Environmental Movement 

With copious amounts of carbon dioxide, methane, and other greenhouse gasses being released into the atmosphere every second of every day, and the temperature of our planet rising, will we ever be able to find the path towards environmental sustainability ?  Many argue yes, that it is not too late, while others say there is no going back.  Only time will tell the fate of humanity and life on Earth, which has been and will continue to be up to us.  

Since the environmental movement took off in the 1930s, we have been aware of the detrimental effects of our lives on planet Earth, and yet in almost 100 years, we have done little to stop this degradation, which threatens our very existence.  

While it may seem that little has been done in the way of progress, change has been made.   A significant part of the environmental movement timeline is from media, such as books and films, that spread awareness of the issues.  The most notable literary contributions to the movement were Rachel Carson’s ‘Silent Spring’ (1962), which exposed the harmful effects of pesticides and insecticides, and James Lovelock’s ‘Gaia Hypothesis’, which proposed that all life on Earth is connected and dependent on one another.  Films such as ‘Our Common Future’ (The Brundtland Commission, 1987), and ‘An Inconvenient Truth’ (Al Gore, 2006), had significant impacts on how people view the environment and therefore resulted in worldwide change.

Along with the spreading of awareness, government-led actions have made a significant impact on how the environment is treated globally, benefiting the world as a whole.  World summits such as the UN Rio Earth Summit (1992), leading to the formation of Agenda 21, an action plan for sustainable development, have created tangible change.  The Kyoto Climate Change Protocol (1997), one of the most notable environmental conferences, still impacts us today, as it reduced emission rates for 36 industrialised nations of the EU by 5% in 5 years following the summit, acting as the impetus for emission reductions.  Additionally, the Paris Agreement (2006) slows the effects of climate change through mitigation, finance, and adaptation strategies.  While all of these actions may seem like satisfactory solutions, they are strife with shortcomings when it comes to significant change.  Many world leaders hide behind their signatures on these agendas and agreements without making any real progress to help stop climate change and save the planet.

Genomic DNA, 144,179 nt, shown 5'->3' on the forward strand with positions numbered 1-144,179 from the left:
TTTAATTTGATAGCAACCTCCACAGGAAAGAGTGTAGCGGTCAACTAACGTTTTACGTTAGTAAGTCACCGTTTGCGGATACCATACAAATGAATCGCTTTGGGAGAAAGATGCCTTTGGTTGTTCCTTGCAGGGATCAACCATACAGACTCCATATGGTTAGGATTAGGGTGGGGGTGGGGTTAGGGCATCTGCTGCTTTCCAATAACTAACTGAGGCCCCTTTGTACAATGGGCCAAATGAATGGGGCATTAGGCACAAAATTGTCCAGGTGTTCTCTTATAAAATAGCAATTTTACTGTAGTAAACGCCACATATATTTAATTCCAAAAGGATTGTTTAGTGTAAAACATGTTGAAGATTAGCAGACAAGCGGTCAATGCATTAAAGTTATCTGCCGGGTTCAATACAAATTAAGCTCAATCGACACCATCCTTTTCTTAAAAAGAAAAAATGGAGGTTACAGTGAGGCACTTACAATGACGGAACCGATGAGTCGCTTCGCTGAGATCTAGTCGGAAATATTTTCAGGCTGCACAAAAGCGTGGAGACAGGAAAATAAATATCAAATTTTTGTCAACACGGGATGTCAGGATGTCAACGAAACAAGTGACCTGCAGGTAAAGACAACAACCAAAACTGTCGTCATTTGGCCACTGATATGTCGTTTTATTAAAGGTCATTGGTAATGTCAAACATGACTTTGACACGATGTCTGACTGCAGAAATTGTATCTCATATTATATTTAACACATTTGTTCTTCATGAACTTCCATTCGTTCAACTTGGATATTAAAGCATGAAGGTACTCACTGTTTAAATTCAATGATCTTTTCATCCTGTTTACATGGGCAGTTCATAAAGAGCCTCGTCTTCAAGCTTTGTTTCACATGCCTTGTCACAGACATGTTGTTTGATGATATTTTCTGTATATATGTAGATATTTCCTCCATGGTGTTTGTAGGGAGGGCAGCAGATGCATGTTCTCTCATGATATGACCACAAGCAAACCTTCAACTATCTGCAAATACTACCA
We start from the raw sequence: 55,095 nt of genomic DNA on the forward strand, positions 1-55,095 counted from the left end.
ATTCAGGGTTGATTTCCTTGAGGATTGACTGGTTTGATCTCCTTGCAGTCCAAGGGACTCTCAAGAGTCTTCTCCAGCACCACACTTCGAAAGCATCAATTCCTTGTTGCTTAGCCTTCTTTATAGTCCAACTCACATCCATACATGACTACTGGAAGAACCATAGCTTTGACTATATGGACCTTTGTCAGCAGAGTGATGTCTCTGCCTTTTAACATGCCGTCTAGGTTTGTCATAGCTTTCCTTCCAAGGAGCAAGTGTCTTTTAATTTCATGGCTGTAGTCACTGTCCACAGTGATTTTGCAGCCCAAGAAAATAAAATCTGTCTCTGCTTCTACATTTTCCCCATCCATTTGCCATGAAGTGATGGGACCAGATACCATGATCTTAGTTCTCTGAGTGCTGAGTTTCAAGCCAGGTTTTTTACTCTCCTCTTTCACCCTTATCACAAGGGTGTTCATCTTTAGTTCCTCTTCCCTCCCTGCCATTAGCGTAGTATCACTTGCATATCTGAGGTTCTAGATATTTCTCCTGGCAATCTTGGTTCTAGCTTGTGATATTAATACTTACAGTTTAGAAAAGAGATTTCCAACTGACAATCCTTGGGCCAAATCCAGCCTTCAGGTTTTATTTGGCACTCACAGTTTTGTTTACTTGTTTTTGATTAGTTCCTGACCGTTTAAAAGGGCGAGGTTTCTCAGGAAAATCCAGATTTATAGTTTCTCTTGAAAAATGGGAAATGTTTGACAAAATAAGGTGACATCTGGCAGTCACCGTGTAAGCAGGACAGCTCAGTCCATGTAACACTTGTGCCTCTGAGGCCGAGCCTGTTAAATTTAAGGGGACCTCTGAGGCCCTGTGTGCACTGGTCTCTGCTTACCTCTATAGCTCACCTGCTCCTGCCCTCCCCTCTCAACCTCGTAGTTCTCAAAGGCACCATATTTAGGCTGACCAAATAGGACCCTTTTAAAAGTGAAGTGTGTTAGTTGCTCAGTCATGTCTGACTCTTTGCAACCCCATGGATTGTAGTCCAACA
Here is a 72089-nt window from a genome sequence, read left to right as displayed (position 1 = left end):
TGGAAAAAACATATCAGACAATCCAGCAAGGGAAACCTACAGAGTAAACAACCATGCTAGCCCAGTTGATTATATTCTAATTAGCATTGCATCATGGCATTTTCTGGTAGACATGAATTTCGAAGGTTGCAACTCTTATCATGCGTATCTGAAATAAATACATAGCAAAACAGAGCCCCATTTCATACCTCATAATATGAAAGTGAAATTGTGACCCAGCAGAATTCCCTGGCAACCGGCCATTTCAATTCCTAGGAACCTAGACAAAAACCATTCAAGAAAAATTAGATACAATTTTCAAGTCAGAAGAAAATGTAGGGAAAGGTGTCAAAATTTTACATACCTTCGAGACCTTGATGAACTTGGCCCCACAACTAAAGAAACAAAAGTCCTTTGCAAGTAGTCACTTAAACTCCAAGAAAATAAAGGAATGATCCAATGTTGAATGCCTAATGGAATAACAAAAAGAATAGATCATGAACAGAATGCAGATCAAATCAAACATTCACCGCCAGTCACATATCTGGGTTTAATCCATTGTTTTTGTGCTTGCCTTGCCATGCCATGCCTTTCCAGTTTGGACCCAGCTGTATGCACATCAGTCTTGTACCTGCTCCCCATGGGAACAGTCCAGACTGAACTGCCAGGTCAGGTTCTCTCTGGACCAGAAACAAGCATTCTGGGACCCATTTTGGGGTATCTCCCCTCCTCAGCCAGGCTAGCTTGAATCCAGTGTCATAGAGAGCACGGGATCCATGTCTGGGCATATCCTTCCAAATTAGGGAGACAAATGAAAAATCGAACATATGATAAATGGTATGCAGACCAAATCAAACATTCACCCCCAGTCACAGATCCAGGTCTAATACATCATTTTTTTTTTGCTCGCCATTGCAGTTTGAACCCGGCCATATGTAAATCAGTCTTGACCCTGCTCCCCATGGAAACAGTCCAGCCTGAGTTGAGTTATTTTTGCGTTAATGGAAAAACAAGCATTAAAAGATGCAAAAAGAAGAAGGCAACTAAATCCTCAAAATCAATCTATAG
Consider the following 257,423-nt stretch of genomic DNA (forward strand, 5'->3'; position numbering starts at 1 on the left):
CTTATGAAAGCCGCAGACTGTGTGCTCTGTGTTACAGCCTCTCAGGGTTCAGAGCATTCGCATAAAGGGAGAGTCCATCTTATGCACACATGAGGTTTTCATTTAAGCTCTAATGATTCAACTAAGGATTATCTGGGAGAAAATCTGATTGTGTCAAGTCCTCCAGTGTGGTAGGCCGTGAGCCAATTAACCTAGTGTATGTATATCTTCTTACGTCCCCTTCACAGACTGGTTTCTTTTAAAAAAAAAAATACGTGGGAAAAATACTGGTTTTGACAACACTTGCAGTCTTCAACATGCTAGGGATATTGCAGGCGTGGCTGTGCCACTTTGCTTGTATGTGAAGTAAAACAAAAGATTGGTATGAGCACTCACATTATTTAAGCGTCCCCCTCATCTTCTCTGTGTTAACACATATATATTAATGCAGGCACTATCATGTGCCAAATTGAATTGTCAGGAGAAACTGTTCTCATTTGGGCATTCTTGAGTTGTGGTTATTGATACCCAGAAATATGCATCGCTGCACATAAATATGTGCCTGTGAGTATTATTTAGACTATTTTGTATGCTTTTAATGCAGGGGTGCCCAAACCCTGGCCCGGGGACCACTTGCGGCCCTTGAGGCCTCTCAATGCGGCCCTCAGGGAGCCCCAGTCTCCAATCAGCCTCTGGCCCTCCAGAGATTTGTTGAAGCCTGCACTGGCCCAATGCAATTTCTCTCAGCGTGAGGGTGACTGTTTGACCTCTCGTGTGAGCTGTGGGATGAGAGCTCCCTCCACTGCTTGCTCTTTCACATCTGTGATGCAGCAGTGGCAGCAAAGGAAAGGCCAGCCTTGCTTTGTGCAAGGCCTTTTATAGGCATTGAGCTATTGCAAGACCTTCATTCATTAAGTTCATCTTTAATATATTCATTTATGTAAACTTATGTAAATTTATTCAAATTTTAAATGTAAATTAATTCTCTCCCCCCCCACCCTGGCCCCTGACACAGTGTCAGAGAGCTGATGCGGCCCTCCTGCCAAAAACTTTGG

This sentiment is best epitomized by Greta Thunberg, a 17-year-old Swedish Activist, who said, “Adults keep saying we owe it to the young people, to give them hope, but I don’t want your hope. I don’t want you to be hopeful. I want you to panic. I want you to feel the fear I feel every day. I want you to act. I want you to act as you would in a crisis. I want you to act as if the house is on fire because it is.”  


  • Earth was formed 4,5 billion years ago from the gaseous condition to solid, containing silicate rocks and metals ; 
  • Earth is the 3rd planet standing 93 million miles apart from the Sun ;
  • Our planet has a radius of 3959 kilometres ; 
  • Earth is considered as the fifth largest planet in our Solar System ;
  • Earth rotates on its axis in 23,9 hours with the speed of 18,5 miles in a second ;
  • Earth’s atmosphere is filled by 78% of nitrogen, 21% of oxygen and 1% of carbon dioxide ;
  • Atmosphere protects the Earth and living creatures from meteorites and UV lights from the Sun. 

Reference list